India Economy: Rupee

British High Commission New Delhi

August 2013


India is taking action to stabilise its depreciating currency. The latest steps restrict outward investment by Indian businesses and individuals. Finance Minister Chidambaram underlines that these capital controls are temporary. India’s good long term economic potential has not changed. Nor will it roll back the last twenty years of economic liberalisation. But the latest measures could lower Indian investment into the UK, at least in the short term.



The last few weeks have seen a rapid depreciation of the rupee.  On 14 August the RBI introduced controls designed to stem the outflow of capital. The limit for new Overseas Direct Investments without prior approval was cut from 400% of the net worth of an Indian company to 100%, and the annual limit for overseas remittances by resident individuals was cut to $75,000 from $200,000. Under the new rules, resident individuals cannot use this to purchase immovable property abroad.   


These capital controls target Indian and not international firms.  The government paired them with measures to encourage foreign capital inflows.  Multinational companies can now fund Indian subsidiaries directly.  In a related move, the government has launched a consultation to clarify and rationalise transfer pricing rules, which have long been contentious.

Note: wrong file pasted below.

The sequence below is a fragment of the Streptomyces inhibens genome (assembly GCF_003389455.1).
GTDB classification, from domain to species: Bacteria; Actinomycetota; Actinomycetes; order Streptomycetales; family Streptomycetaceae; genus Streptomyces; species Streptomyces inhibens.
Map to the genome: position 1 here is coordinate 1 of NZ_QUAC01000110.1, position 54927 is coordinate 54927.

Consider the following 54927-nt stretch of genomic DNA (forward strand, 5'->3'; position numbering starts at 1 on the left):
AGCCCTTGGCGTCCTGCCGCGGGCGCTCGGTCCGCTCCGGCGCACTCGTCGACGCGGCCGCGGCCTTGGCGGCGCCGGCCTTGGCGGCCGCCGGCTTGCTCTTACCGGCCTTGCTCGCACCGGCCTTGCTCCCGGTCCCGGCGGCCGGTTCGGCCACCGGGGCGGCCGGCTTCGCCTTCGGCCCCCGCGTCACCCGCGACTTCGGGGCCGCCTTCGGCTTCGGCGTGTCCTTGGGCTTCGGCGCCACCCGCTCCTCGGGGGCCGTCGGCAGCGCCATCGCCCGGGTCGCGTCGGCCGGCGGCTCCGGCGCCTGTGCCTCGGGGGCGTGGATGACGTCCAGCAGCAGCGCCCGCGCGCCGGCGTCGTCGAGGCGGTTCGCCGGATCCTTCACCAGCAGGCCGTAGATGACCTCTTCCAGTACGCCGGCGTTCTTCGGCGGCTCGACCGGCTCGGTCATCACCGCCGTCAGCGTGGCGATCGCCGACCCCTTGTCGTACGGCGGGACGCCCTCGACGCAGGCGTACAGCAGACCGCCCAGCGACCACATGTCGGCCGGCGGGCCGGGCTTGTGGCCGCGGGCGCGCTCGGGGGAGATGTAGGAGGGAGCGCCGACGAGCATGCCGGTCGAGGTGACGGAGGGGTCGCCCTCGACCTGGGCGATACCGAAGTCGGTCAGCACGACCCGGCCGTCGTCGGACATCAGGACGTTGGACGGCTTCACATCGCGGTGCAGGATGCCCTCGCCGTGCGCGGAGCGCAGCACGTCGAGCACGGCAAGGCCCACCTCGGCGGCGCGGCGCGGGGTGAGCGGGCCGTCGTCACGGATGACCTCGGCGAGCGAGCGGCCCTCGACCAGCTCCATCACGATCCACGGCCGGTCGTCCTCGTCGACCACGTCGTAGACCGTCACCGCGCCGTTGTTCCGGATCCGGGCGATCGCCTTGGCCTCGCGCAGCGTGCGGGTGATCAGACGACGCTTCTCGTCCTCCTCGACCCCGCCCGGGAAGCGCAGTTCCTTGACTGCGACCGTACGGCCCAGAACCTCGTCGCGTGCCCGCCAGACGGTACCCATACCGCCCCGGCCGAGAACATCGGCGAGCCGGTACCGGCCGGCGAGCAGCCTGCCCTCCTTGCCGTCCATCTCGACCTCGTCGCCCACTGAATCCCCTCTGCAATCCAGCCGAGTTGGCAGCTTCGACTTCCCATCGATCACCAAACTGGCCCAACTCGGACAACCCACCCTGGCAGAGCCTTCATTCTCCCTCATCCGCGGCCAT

Finance Minister Chidambaram also announced new measures to control the current account deficit, including increased import duty on gold and silver. He promised to limit the deficit to 3.7% of GDP in 2013-14, down from 4.8% last year.  


So far, attempts to stabilise the rupee have not been successful.  There are likely to be further falls in stocks and foreign exchange as markets internalise the full implications.  Beyond that the picture is less clear – with exports ticking up and the current account deficit likely to improve, there is limited rationale for further significant falls in the rupee. 


What Does This Mean For The Indian Economy?


Reports of a return to the currency crisis of 1991 or the end of liberalisation, remain greatly exaggerated.  The key decision-makers know that the only way to get back to the sustained high growth of a few years ago is to open up India’s economy and press on with market reforms. A lower value for the rupee may have benefits – it makes investing in India cheaper, lowers the bar for the large external investment required in India’s infrastructure and should boost export competitiveness.


Implications For The UK?


The new measures could reduce major new Indian investments, at least for the next few months. Big firms have significant cash balances, so will still have some flexibility to invest.  Indians have also been among the biggest investors in London property over the last few years: the ban on overseas property acquisition may put future plans on hold. 


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